Clinical Manifestations and Pathology

Subclinical infection is common. Only 191 of 415 newly infected persons were symptomatic in an outbreak in Switzerland in 1983, caused when infected sheep were driven from mountain pastures through several villages on the way to market. The clinical features of acute Q fever are shared by several other infectious agents, and diagnosis depends upon serologic confirmation. Illness begins 2 to 4 weeks after exposure, with the incubation period possibly varying with the infecting dose. There is sudden onset of fever, sweating, shivering, rigors, malaise, joint and limb pains, very severe frontal headache, retro-orbital pain and photophobia, and a mild nonproductive cough. Rash is uncommon. Untreated fever usually lasts 1 to 2 weeks, but pneumonia may persist for several weeks. Abnormal liver function tests are usual, but jaundice is less common. More than half of patients show "ground glass" infiltration due to pneumonitis on chest X-ray, even though severe respiratory symptoms are unusual. Rarer complications of acute Q fever are meningoencephalitis, cerebellar ataxia, coma, myocarditis, pericarditis, infiltration of the bone marrow by granulomas leading to bone marrow failure, orchitis, and placentitis. There may be splenomegaly and lymphocytosis.

Liver biopsy reveals small granulomas containing fibrinoid material. In animal models, coxiellae persist for long periods in liver, spleen, and lymph nodes and may multiply in the placenta during pregnancy and so be excreted in vast numbers during parturition. There is some evidence that this may occur also in humans.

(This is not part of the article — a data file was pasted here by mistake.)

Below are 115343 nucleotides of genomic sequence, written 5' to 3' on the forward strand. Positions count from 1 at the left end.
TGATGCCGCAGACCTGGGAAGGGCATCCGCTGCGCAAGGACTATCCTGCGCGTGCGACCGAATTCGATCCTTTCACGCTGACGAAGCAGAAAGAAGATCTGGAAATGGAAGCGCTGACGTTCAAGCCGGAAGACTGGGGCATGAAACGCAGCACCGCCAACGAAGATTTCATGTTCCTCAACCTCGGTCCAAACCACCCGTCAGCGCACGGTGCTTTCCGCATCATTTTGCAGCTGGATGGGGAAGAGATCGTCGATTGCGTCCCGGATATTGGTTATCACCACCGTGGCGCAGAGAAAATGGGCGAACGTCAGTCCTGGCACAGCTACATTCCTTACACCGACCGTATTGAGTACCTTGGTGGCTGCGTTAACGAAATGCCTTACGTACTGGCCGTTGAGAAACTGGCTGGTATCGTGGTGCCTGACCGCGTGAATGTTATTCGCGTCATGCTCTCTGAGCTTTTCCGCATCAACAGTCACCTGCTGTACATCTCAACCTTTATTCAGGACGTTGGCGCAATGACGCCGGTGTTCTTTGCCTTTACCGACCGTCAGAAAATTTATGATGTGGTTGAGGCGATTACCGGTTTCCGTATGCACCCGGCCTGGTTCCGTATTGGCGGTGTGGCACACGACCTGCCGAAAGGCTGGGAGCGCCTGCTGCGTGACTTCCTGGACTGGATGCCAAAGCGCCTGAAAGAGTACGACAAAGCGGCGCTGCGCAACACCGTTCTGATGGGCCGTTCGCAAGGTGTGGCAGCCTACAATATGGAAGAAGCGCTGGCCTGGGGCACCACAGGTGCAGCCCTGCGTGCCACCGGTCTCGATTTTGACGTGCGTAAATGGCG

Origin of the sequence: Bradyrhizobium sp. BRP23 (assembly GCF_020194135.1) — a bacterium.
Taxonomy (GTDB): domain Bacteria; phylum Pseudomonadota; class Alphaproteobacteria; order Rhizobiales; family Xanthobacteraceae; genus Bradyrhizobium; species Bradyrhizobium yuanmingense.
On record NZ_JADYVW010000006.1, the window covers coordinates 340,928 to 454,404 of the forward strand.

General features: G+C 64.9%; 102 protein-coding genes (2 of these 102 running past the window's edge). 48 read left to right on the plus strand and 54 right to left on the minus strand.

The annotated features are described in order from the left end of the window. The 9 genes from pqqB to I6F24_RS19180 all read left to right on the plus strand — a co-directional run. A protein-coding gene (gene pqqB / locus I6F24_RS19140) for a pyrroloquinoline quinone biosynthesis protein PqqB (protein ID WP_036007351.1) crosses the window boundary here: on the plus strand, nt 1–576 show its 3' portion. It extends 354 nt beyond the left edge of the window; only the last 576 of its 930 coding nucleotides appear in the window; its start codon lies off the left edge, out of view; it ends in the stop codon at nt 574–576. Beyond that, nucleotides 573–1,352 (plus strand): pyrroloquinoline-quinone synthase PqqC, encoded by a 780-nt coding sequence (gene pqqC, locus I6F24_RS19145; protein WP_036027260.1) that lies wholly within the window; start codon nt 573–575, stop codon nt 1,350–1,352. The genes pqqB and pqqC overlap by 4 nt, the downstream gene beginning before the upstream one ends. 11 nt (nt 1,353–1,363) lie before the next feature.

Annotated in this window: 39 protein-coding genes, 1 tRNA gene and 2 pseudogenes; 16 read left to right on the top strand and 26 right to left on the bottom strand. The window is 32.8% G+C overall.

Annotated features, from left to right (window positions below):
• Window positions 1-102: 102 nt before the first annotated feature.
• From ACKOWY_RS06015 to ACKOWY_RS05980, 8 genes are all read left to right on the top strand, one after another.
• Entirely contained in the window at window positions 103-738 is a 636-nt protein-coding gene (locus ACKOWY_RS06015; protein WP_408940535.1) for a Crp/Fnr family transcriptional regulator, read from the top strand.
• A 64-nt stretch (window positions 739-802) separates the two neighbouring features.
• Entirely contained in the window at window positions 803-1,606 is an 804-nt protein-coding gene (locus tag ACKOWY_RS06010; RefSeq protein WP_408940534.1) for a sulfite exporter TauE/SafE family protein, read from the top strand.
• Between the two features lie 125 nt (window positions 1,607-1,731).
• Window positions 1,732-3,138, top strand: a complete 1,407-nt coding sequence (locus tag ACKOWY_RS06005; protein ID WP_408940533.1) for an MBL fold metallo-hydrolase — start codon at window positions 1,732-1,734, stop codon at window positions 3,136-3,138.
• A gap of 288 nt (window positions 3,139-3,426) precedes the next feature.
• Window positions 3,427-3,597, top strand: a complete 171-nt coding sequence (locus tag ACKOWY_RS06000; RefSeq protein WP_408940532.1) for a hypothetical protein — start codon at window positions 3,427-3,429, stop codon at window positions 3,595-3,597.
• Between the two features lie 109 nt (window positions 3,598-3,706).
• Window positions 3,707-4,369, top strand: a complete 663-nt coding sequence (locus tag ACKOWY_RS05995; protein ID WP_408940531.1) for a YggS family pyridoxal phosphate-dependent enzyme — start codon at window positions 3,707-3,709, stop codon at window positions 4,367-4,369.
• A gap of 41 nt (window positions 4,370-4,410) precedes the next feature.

Chronic Q fever is usually considered a rare occurrence, particularly, but not exclusively, affecting patients with preexisting aortic or mitral valve malformations or disease and occurring from several months up to many years after acute infection. However, the absence of a history of acute Q fever, preexisting heart valve disease, or exposure to animals and animal products does not exclude the possibility of chronic Q fever. Illness begins as a low-grade fever with night sweats, anemia, joint pains, finger clubbing, heart murmur, and developing heart failure. There is usually hepatosplenomegaly. Coxiellae can be isolated from vegetations on damaged or prosthetic heart valves. Vegetations may embolize. Abnormal liver function tests are usual, and chronic Q fever may sometimes present as chronic liver disease.

Acute Q fever can be treated successfully with tetracyclines, chloramphenicol, and erythromycin, but chronic Q fever is difficult to treat. Prolonged administration of combinations of tetracyclines, ri-fampicin, lincamycin, clindamycin, and cotrimox-azole have been recommended, but eventually heart valve replacement may be unavoidable. Reinfection of prosthetic valves has been described, possibly occurring as a result of persistent extracardiac infection.

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